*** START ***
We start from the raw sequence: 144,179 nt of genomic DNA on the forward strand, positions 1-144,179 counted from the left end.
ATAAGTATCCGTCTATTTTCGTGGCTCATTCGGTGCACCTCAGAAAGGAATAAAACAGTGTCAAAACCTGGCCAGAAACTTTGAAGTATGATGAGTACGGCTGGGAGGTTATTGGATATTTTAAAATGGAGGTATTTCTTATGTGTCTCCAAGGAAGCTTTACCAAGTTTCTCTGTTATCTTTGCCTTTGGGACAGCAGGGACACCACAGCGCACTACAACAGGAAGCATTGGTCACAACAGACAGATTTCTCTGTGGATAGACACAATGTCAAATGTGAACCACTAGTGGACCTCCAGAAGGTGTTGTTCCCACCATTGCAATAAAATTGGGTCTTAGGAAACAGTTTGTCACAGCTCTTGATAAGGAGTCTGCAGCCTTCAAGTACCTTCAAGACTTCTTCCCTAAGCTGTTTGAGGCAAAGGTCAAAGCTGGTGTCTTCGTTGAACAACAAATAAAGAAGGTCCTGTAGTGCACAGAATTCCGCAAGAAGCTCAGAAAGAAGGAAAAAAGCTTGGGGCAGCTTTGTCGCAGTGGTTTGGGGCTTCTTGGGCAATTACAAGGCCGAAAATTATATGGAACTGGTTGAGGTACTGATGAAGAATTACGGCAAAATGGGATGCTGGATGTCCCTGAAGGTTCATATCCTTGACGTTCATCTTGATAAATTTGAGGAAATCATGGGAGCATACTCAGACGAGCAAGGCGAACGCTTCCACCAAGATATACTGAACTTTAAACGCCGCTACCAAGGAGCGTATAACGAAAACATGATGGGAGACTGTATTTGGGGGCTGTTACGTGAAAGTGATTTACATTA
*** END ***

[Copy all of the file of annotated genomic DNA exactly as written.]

We start from the raw sequence: 144,179 nt of genomic DNA on the forward strand, positions 1-144,179 counted from the left end.
ATAAGTATCCGTCTATTTTCGTGGCTCATTCGGTGCACCTCAGAAAGGAATAAAACAGTGTCAAAACCTGGCCAGAAACTTTGAAGTATGATGAGTACGGCTGGGAGGTTATTGGATATTTTAAAATGGAGGTATTTCTTATGTGTCTCCAAGGAAGCTTTACCAAGTTTCTCTGTTATCTTTGCCTTTGGGACAGCAGGGACACCACAGCGCACTACAACAGGAAGCATTGGTCACAACAGACAGATTTCTCTGTGGATAGACACAATGTCAAATGTGAACCACTAGTGGACCTCCAGAAGGTGTTGTTCCCACCATTGCAATAAAATTGGGTCTTAGGAAACAGTTTGTCACAGCTCTTGATAAGGAGTCTGCAGCCTTCAAGTACCTTCAAGACTTCTTCCCTAAGCTGTTTGAGGCAAAGGTCAAAGCTGGTGTCTTCGTTGAACAACAAATAAAGAAGGTCCTGTAGTGCACAGAATTCCGCAAGAAGCTCAGAAAGAAGGAAAAAAGCTTGGGGCAGCTTTGTCGCAGTGGTTTGGGGCTTCTTGGGCAATTACAAGGCCGAAAATTATATGGAACTGGTTGAGGTACTGATGAAGAATTACGGCAAAATGGGATGCTGGATGTCCCTGAAGGTTCATATCCTTGACGTTCATCTTGATAAATTTGAGGAAATCATGGGAGCATACTCAGACGAGCAAGGCGAACGCTTCCACCAAGATATACTGAACTTTAAACGCCGCTACCAAGGAGCGTATAACGAAAACATGATGGGAGACTGTATTTGGGGGCTGTTACGTGAAAGTGATTTACATTA